The Epstein-Barr virus (EBV) encoded nuclear antigen (EBNA) 1 is expressed in latently infected B lymphocytes that persist for life in healthy virus carriers and is the only viral protein regularly detected in all EBV associated malignancies. The Gly-Ala repeat domain of EBNA1 was shown to inhibit in cis the presentation of major histocompatibility complex (MHC) class I restricted cytotoxic T cell epitopes from EBNA4. It appears that the majority of antigens presented via the MHC I pathway are subject to ATP- dependent ubiquitination and degradation by the proteasome. We have investigated the influence of the repeat on this process by comparing the degradation of EBNA1, EBNA4, and Gly-Ala containing EBNA4 chimeras in a cell- free system. EBNA4 was efficiently degraded in an ATP/ubiquitin/proteasome- dependent fashion whereas EBNA1 was resistant to degradation. Processing of EBNA1 was restored by deletion of the Gly-Ala domain whereas insertion of Gly-Ala repeats of various lengths and in different positions prevented the degradation of EBNA4 without appreciable effect on ubiquitination. Inhibition was also achieved by insertion of a Pro-Ala coding sequence. The results suggest that the repeat may affect MHC I restricted responses by inhibiting antigen processing via the ubiquitin/proteasome pathway. The presence of regularly interspersed Ala residues appears to be important for the effect.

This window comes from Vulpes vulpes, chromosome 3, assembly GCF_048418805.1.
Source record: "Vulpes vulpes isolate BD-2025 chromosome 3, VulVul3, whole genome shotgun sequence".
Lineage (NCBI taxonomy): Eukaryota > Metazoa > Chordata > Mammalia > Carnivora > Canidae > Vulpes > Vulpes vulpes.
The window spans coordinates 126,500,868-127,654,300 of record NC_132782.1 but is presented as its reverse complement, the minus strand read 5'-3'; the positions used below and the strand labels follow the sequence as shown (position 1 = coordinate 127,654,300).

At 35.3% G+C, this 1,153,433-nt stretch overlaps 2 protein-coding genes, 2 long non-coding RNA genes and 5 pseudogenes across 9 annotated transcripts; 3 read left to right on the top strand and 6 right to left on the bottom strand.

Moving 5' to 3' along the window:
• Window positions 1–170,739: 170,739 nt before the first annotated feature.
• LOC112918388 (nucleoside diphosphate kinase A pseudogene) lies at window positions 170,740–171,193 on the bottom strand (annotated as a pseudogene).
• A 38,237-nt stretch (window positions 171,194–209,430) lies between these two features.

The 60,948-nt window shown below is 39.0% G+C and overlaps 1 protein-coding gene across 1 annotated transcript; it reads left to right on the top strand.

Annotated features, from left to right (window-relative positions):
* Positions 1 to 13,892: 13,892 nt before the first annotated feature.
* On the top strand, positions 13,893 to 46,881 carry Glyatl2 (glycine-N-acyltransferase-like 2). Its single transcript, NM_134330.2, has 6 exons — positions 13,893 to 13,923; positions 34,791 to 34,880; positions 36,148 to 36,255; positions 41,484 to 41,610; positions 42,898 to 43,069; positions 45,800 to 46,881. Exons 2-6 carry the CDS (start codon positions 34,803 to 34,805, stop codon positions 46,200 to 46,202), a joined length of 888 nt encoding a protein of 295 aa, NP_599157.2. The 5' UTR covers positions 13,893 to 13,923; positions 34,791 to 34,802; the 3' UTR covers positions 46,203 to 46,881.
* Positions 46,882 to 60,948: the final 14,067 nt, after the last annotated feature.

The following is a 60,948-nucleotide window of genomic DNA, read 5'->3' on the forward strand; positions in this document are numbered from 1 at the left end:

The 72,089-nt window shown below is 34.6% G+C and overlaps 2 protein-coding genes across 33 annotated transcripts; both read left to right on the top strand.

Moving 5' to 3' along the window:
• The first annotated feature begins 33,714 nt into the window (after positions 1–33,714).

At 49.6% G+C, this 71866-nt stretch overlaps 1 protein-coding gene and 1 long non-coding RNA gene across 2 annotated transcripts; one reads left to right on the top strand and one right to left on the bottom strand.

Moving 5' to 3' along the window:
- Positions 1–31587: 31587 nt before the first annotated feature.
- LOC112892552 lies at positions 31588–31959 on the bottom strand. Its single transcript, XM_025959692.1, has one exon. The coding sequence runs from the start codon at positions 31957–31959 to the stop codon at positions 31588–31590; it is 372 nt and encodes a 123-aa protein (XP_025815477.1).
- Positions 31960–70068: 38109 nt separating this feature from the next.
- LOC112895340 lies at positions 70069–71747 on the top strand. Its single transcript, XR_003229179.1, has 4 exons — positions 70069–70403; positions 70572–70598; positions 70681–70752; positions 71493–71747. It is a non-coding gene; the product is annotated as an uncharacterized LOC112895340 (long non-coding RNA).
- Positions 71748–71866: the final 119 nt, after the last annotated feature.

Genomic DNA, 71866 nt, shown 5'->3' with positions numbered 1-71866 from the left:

|Original language||English (US)|
|Number of pages||6|
|Journal||Proceedings of the National Academy of Sciences of the United States of America|
|State||Published - Nov 11 1997|
- Antigen processing
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